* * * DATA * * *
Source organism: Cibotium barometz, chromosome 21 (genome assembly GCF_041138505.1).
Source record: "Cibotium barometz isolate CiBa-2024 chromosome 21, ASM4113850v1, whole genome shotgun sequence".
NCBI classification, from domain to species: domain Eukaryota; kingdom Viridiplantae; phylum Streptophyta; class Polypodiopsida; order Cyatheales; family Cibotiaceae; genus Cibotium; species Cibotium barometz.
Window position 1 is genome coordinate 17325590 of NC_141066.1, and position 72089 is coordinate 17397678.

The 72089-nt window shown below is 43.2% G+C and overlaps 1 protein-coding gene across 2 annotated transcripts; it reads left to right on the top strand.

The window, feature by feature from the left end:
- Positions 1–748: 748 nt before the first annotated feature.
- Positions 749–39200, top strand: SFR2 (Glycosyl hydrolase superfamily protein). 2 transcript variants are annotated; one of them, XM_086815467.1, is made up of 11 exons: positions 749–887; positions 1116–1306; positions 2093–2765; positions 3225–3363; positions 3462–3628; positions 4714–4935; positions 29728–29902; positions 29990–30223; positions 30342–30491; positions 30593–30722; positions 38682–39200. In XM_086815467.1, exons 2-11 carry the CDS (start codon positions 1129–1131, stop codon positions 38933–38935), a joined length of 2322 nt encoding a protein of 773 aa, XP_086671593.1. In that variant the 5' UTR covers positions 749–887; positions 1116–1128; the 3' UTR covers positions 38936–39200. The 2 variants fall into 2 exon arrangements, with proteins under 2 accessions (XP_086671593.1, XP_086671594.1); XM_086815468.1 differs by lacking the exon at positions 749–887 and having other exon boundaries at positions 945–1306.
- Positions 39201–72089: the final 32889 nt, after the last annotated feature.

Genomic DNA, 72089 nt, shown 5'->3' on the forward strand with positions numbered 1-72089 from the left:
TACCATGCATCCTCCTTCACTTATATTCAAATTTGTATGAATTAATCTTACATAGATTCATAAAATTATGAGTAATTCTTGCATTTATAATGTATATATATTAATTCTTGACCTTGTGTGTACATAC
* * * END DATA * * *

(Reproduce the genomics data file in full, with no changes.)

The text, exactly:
Source organism: Cibotium barometz, chromosome 21 (genome assembly GCF_041138505.1).
Source record: "Cibotium barometz isolate CiBa-2024 chromosome 21, ASM4113850v1, whole genome shotgun sequence".
NCBI classification, from domain to species: domain Eukaryota; kingdom Viridiplantae; phylum Streptophyta; class Polypodiopsida; order Cyatheales; family Cibotiaceae; genus Cibotium; species Cibotium barometz.
Window position 1 is genome coordinate 17325590 of NC_141066.1, and position 72089 is coordinate 17397678.

The 72089-nt window shown below is 43.2% G+C and overlaps 1 protein-coding gene across 2 annotated transcripts; it reads left to right on the top strand.

The window, feature by feature from the left end:
- Positions 1–748: 748 nt before the first annotated feature.
- Positions 749–39200, top strand: SFR2 (Glycosyl hydrolase superfamily protein). 2 transcript variants are annotated; one of them, XM_086815467.1, is made up of 11 exons: positions 749–887; positions 1116–1306; positions 2093–2765; positions 3225–3363; positions 3462–3628; positions 4714–4935; positions 29728–29902; positions 29990–30223; positions 30342–30491; positions 30593–30722; positions 38682–39200. In XM_086815467.1, exons 2-11 carry the CDS (start codon positions 1129–1131, stop codon positions 38933–38935), a joined length of 2322 nt encoding a protein of 773 aa, XP_086671593.1. In that variant the 5' UTR covers positions 749–887; positions 1116–1128; the 3' UTR covers positions 38936–39200. The 2 variants fall into 2 exon arrangements, with proteins under 2 accessions (XP_086671593.1, XP_086671594.1); XM_086815468.1 differs by lacking the exon at positions 749–887 and having other exon boundaries at positions 945–1306.
- Positions 39201–72089: the final 32889 nt, after the last annotated feature.

Genomic DNA, 72089 nt, shown 5'->3' on the forward strand with positions numbered 1-72089 from the left:
TACCATGCATCCTCCTTCACTTATATTCAAATTTGTATGAATTAATCTTACATAGATTCATAAAATTATGAGTAATTCTTGCATTTATAATGTATATATATTAATTCTTGACCTTGTGTGTACATAC